The United Macedonian Diaspora (UMD), the leading voice for Macedonians abroad, welcomes Macedonia taking over the rotating Chairmanship of the Organization for Security and Cooperation in Europe (OSCE).
Macedonia’s focus will be the “needs of the people” and “supporting sustainable economic growth and environmental cooperation, which are essential for human security and vital in the pursuit of peace and prosperity for people in the OSCE region,” according to the press statement announcing the takeover on January 1, 2023.
UMD believes this is an opportunity to strengthen the human rights of Macedonians in Albania, Bulgaria, and Greece – all members of the OSCE. Macedonia’s foreign minister, Bujar Osmani, should and can play a critical role in advancing these rights.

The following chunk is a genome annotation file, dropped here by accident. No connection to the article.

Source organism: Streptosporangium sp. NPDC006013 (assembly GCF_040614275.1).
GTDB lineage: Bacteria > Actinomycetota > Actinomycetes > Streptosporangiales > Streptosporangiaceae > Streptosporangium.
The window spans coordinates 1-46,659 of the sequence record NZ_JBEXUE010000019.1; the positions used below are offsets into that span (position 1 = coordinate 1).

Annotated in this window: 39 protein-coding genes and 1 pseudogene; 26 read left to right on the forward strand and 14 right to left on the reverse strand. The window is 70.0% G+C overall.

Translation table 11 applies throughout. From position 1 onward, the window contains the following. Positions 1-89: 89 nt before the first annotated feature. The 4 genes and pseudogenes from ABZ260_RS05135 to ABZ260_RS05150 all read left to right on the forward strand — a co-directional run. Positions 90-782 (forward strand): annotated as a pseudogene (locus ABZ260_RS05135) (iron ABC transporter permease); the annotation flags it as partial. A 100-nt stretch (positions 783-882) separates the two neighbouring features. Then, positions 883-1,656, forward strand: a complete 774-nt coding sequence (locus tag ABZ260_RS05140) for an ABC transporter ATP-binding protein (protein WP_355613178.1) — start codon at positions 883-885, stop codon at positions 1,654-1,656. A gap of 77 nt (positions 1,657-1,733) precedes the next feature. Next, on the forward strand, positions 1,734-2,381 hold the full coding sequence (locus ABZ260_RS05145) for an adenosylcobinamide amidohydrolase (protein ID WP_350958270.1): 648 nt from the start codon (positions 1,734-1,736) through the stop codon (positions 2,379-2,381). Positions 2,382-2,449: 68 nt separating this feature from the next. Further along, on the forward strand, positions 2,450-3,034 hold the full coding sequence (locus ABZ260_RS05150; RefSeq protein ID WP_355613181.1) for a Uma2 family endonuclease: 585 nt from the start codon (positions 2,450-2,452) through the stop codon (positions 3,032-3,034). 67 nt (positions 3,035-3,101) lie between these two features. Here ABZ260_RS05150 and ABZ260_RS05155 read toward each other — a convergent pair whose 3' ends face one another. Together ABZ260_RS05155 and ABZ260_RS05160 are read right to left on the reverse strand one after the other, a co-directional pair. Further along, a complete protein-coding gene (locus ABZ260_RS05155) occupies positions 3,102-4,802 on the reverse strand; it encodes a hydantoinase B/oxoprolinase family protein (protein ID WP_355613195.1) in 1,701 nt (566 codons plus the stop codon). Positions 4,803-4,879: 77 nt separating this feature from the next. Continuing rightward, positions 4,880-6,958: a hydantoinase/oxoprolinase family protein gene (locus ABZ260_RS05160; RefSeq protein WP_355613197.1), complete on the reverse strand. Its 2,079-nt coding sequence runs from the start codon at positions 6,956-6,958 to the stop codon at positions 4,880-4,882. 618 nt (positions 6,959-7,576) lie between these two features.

While Albania recognizes a Macedonian minority, it does so only in the Prespa Lake region. It has more to do with granting full and equal Macedonian minority status in Albania’s Gora and Golo Brdo areas.
Bulgaria and Greece do not recognize an ethnic Macedonian identity and have institutionally discriminated against Macedonian minorities in these two countries for over a century. Macedonians have no access to education in their language, cannot freely practice their Macedonian Orthodox religion, and are constantly under attack by neo-Nazi groups operating in these two countries.
The security of Southeast Europe is of utmost priority for UMD. Without Macedonian equality and human rights, there is no security. This is even more important now than ever, given Russia’s war against Ukraine.
UMD is pleased that sustainable economic growth and environmental cooperation are priorities. Macedonia has some of the lowest foreign direct investments in Southeast Europe. Its capital, Skopje, and other cities, like Tetovo, regularly find themselves on the top 10 most polluted cities list in the world.
As an OSCE civil society organization partner, UMD and its network stand ready to assist in tackling these challenges for the betterment of all Macedonian citizens and people.